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Changes to application procedures

Are you intending to start a programme at Leiden University in September 2017? If so, read below about how application and selection procedures have changed for some programmes.

The application procedures for a number of Leiden specialisations will be changing with effect from the coming academic year. The central lottery system will be replaced by a process of selection and placement. In addition, the University will no longer apply a fixed quota system for a number of programmes. 

End of central lottery system

From the 2017-2018 academic year, the central lottery system organised by DUO will come to an end. After that time Leiden University will itself select students for the fixed quota systems of Biomedical Sciences, Medicine, Tax Law and Criminology. Decisions about enrolment will be made on the basis of students' grades, and on their motivation and personality. This process is referred to as selection and placement. 

Selection and placement

The selection and placement system will allow the programme departments to see what prospective students are capable of. And for the prospective students it is an opportunity to show what they can do at the same time as finding out whether the programme in Leiden is the right one for them. The selection may differ per department. Applicants to the Tax Law and Criminology programmes, for example, will have to take part in a study day when they will attend lectures and carry out assignments on the lecture material. Prospective students of Biomedical Sciences and Medicine will first start with a so-called Biomedical Admission Test (BMAT) that will test their basic (bio)medical knowledge and skills.  In the second round, at Biomedical Sciences there is a study day where you will take part in lectures and practical sessions, while at Medicine you will have a number of brief discussions where you can explain your motivation and your skills, such as communication.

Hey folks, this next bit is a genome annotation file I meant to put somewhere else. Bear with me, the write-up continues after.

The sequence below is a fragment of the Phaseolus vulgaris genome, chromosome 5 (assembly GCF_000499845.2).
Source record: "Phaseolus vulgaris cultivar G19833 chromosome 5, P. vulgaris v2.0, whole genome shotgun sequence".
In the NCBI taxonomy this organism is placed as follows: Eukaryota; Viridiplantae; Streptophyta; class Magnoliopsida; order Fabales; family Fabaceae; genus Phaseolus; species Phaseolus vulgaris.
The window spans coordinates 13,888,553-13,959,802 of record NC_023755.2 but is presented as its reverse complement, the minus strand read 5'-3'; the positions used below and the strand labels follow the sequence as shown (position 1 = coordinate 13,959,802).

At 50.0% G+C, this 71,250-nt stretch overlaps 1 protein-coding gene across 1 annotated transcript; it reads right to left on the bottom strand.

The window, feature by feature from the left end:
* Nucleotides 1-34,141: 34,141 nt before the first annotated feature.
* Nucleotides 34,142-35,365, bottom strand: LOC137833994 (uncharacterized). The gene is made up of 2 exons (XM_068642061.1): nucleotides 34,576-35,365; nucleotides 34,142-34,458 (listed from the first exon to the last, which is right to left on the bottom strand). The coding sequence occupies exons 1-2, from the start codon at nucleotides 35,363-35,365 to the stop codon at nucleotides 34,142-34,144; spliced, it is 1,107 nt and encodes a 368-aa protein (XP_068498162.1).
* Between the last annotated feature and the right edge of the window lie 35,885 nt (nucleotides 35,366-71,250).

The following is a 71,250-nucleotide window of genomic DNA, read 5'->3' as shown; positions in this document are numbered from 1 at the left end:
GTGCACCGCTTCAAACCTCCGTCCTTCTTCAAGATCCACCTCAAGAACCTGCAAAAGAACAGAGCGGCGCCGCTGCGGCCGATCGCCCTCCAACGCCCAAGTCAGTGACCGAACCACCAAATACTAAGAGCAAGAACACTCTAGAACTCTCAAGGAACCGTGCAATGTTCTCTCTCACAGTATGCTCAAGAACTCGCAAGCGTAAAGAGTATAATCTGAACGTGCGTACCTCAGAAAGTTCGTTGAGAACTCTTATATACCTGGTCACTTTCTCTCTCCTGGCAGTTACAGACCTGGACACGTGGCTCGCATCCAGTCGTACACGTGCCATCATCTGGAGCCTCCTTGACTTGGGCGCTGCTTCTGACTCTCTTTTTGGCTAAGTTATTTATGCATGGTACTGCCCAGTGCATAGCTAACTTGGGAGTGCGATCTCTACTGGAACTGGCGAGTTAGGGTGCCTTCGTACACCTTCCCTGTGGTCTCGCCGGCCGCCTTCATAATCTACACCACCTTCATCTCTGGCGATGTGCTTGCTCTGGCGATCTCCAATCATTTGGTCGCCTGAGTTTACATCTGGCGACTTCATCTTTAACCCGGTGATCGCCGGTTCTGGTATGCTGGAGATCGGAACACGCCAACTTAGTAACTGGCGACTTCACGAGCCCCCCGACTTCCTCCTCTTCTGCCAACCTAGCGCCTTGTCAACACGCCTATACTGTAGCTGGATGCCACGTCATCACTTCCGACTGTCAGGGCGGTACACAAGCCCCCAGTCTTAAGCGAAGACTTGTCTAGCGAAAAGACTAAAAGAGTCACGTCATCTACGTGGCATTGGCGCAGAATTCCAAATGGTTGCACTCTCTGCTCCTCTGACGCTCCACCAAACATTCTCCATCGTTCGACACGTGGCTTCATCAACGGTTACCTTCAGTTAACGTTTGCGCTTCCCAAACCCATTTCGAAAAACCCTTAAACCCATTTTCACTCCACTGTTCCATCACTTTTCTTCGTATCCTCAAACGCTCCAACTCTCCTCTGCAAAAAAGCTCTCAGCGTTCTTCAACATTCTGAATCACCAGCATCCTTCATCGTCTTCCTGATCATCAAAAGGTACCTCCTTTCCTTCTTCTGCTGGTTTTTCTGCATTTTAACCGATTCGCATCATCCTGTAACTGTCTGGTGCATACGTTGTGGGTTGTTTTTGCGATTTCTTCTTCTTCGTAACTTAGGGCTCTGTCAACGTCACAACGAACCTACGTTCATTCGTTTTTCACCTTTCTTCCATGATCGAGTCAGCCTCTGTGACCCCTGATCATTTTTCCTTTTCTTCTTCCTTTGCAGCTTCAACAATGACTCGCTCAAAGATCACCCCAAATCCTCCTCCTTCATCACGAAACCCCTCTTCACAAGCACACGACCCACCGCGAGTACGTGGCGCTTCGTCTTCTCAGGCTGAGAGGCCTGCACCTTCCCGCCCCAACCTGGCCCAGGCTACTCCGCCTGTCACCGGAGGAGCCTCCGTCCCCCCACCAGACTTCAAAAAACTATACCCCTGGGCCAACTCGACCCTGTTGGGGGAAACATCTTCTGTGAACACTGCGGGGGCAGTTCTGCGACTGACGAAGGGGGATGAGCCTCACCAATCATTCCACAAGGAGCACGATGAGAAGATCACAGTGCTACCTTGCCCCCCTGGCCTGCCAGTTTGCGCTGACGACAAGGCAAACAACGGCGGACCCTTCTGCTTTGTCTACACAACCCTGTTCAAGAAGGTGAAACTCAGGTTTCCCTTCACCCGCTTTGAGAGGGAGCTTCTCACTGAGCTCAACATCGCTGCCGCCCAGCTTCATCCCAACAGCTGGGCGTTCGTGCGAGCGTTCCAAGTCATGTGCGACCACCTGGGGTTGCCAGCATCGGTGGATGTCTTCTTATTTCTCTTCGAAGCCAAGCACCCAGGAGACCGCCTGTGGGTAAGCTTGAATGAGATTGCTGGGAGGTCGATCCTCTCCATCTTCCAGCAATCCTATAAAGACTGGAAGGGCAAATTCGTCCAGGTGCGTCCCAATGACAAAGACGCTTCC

Websites on specialisations

You can read on the websites of the different programmes how the selection and placement are organised for Biomedical Sciences, Medicine, Criminology and Tax Law.

No more fixed quota

From September 2017 there will be no more fixed quota for Law and Psychology programmes. 

Compulsory Matching for Psychology and Bio-Pharmaceutical Sciences

Prospective Psychology students - like those of Bio-Pharmaceutical Studies - will take part in the Compulsory Matching procedure. Matching, by means of the Study Choices Check, also applies for other programmes,  but for Psychology and Bio-Phamaceutical Sciences the procedure has been extended and is now compulsory. Prospective students will follow an online lecture, study literature and complete an assignment and test.  It is only once a student has completed both steps that he or she may be admitted to the programme. The matching helps give students a good understanding of the level and key themes of the programme.  

More information about compulsory matching

You can find more information on Compusory Matching on the websites of the programmes: Psychology and Bio-Pharmaceutical Sciences.